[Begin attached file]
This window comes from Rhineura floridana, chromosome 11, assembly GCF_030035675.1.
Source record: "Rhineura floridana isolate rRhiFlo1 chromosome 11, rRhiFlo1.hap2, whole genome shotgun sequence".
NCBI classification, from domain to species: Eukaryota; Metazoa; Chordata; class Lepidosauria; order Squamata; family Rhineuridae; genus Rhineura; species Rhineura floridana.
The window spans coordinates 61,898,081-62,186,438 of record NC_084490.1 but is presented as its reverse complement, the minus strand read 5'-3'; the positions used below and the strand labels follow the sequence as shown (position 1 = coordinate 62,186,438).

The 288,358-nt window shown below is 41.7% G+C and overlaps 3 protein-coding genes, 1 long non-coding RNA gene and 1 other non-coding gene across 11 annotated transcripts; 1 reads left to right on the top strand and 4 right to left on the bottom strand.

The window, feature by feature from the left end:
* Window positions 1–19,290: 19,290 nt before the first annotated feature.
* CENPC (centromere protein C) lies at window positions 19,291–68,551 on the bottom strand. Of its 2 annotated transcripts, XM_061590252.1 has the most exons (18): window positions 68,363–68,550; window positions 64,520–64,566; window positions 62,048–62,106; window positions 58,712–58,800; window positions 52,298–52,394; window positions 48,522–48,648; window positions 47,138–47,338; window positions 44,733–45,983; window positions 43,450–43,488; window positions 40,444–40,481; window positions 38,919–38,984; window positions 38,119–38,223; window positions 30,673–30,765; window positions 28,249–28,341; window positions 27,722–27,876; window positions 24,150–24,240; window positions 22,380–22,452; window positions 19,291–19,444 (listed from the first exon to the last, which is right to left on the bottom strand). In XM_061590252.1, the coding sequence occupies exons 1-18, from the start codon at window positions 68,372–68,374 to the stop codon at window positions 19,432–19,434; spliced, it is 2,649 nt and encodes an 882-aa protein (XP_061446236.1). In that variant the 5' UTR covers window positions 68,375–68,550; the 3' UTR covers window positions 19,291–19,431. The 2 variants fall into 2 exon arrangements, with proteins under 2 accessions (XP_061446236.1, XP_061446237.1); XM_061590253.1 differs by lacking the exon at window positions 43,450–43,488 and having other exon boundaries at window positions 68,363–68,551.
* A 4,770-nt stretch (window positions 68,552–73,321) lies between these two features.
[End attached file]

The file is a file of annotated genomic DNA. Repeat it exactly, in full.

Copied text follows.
This window comes from Rhineura floridana, chromosome 11, assembly GCF_030035675.1.
Source record: "Rhineura floridana isolate rRhiFlo1 chromosome 11, rRhiFlo1.hap2, whole genome shotgun sequence".
NCBI classification, from domain to species: Eukaryota; Metazoa; Chordata; class Lepidosauria; order Squamata; family Rhineuridae; genus Rhineura; species Rhineura floridana.
The window spans coordinates 61,898,081-62,186,438 of record NC_084490.1 but is presented as its reverse complement, the minus strand read 5'-3'; the positions used below and the strand labels follow the sequence as shown (position 1 = coordinate 62,186,438).

The 288,358-nt window shown below is 41.7% G+C and overlaps 3 protein-coding genes, 1 long non-coding RNA gene and 1 other non-coding gene across 11 annotated transcripts; 1 reads left to right on the top strand and 4 right to left on the bottom strand.

The window, feature by feature from the left end:
* Window positions 1–19,290: 19,290 nt before the first annotated feature.
* CENPC (centromere protein C) lies at window positions 19,291–68,551 on the bottom strand. Of its 2 annotated transcripts, XM_061590252.1 has the most exons (18): window positions 68,363–68,550; window positions 64,520–64,566; window positions 62,048–62,106; window positions 58,712–58,800; window positions 52,298–52,394; window positions 48,522–48,648; window positions 47,138–47,338; window positions 44,733–45,983; window positions 43,450–43,488; window positions 40,444–40,481; window positions 38,919–38,984; window positions 38,119–38,223; window positions 30,673–30,765; window positions 28,249–28,341; window positions 27,722–27,876; window positions 24,150–24,240; window positions 22,380–22,452; window positions 19,291–19,444 (listed from the first exon to the last, which is right to left on the bottom strand). In XM_061590252.1, the coding sequence occupies exons 1-18, from the start codon at window positions 68,372–68,374 to the stop codon at window positions 19,432–19,434; spliced, it is 2,649 nt and encodes an 882-aa protein (XP_061446236.1). In that variant the 5' UTR covers window positions 68,375–68,550; the 3' UTR covers window positions 19,291–19,431. The 2 variants fall into 2 exon arrangements, with proteins under 2 accessions (XP_061446236.1, XP_061446237.1); XM_061590253.1 differs by lacking the exon at window positions 43,450–43,488 and having other exon boundaries at window positions 68,363–68,551.
* A 4,770-nt stretch (window positions 68,552–73,321) lies between these two features.